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# Introductory Statistics: A Student-Centered Approach

## First Edition| ©2024 Ann Cannon; Daniel Starnes; Joshua Tabor

Introductory Statistics: A Student-Centered Approach and online resources in Achieve provide the keys to understanding statistics in the real world for today’s students. The authors have taken their streamlined writing style and layered in a wealth of worked examples, real data and applications,

Introductory Statistics: A Student-Centered Approach and online resources in Achieve provide the keys to understanding statistics in the real world for today’s students. The authors have taken their streamlined writing style and layered in a wealth of worked examples, real data and applications, and easily accessible resources for making sense of statistics in our everyday lives. Knowledge and skills in statistics should be attainable for all students, no matter their background, and Introductory Statistics: A Student-Centered Approach balances the skill building and straightforward conceptual understanding students need to succeed.

The digital resources in Achieve connect the mission of the text to immersive learning experiences and multimedia with a variety of assessment types to fit any teaching style. For courses that incorporate statistical software, Tech Corners in the text and in Achieve encourage students to analyze real-world data with the software of their choice.

Achieve and Introductory Statistics: A Student-Centered Approach started first with the needs of students–how they learn and digest new material, what’s relevant to them, and how they practice their skills–and built out an all-in-one offering designed to provide a pathway to understanding for students of all backgrounds.

ISBN:9781319497576

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ISBN:9781319497583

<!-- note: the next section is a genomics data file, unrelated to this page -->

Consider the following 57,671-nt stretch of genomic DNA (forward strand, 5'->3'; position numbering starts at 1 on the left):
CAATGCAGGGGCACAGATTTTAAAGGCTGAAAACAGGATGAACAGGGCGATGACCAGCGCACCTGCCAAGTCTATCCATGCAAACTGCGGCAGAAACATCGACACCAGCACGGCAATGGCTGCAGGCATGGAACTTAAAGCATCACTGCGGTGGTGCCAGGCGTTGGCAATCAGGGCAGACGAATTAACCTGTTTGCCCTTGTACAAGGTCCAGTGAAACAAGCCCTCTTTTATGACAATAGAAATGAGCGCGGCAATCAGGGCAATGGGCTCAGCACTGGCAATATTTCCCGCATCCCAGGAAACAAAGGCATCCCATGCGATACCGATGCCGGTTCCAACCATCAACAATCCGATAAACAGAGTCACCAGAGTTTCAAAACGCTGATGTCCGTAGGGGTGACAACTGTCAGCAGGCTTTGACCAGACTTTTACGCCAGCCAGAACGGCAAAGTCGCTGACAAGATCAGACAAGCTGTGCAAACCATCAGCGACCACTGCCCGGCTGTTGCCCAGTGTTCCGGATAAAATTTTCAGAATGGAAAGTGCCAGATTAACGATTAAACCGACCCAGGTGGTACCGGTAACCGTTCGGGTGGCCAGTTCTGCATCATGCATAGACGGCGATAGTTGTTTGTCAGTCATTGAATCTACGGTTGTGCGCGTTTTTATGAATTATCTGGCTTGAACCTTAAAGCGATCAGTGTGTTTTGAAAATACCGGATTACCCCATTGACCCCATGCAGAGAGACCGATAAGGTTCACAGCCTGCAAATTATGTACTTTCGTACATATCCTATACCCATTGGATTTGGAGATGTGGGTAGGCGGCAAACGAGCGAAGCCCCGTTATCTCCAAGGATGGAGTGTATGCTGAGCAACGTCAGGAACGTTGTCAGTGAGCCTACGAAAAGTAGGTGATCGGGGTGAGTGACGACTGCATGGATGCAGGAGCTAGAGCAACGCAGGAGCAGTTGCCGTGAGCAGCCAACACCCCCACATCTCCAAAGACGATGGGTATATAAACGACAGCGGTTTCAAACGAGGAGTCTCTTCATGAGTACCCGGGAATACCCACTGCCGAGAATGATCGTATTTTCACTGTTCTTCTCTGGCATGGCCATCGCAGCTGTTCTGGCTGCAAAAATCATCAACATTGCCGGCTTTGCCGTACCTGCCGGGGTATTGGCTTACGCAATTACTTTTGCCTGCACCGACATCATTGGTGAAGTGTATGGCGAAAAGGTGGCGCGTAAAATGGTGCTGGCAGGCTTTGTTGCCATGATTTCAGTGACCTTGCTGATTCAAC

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Save money with our hole-punched, loose-leaf textbook.

ISBN:9781319554255

This package includes Achieve and Loose-Leaf.

Introductory Statistics: A Student-Centered Approach and online resources in Achieve provide the keys to understanding statistics in the real world for today’s students. The authors have taken their streamlined writing style and layered in a wealth of worked examples, real data and applications, and easily accessible resources for making sense of statistics in our everyday lives. Knowledge and skills in statistics should be attainable for all students, no matter their background, and Introductory Statistics: A Student-Centered Approach balances the skill building and straightforward conceptual understanding students need to succeed.

The digital resources in Achieve connect the mission of the text to immersive learning experiences and multimedia with a variety of assessment types to fit any teaching style. For courses that incorporate statistical software, Tech Corners in the text and in Achieve encourage students to analyze real-world data with the software of their choice.

Achieve and Introductory Statistics: A Student-Centered Approach started first with the needs of students–how they learn and digest new material, what’s relevant to them, and how they practice their skills–and built out an all-in-one offering designed to provide a pathway to understanding for students of all backgrounds.

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New to This Edition

**
Introductory Statistics: A Student-Centered Approach**

First Edition| ©2024

Ann Cannon; Daniel Starnes; Joshua Tabor

# Digital Options

## Achieve

Achieve is a comprehensive set of interconnected teaching and assessment tools that incorporate the most effective elements from Macmillan Learning's market leading solutions in a single, easy-to-use platform.

## E-book

Read online (or offline) with all the highlighting and notetaking tools you need to be successful in this course.

**Introductory Statistics: A Student-Centered Approach**

First Edition| 2024

Ann Cannon; Daniel Starnes; Joshua Tabor

## Table of Contents

Chapter 1 Collecting DataSection 1.1 Introduction to Data Collection

Section 1.2 Sampling: Good and Bad

Section 1.3 Simple Random Sampling

Section 1.4 Other Sampling Methods

Section 1.5 Observational Studies and Experiments

Section 1.6 Completely Randomized Designs

Section 1.7 Blocking

Section 1.8 Data Ethics and the Scope of Inference

Chapter 2 Displaying Data with Graphs

Section 2.1 Displaying Categorical Data

Section 2.2 Displaying Relationships Between Two Categorical Variables

Section 2.3 Displaying Quantitative Data: Dotplots

Section 2.4 Displaying Quantitative Data: Stemplots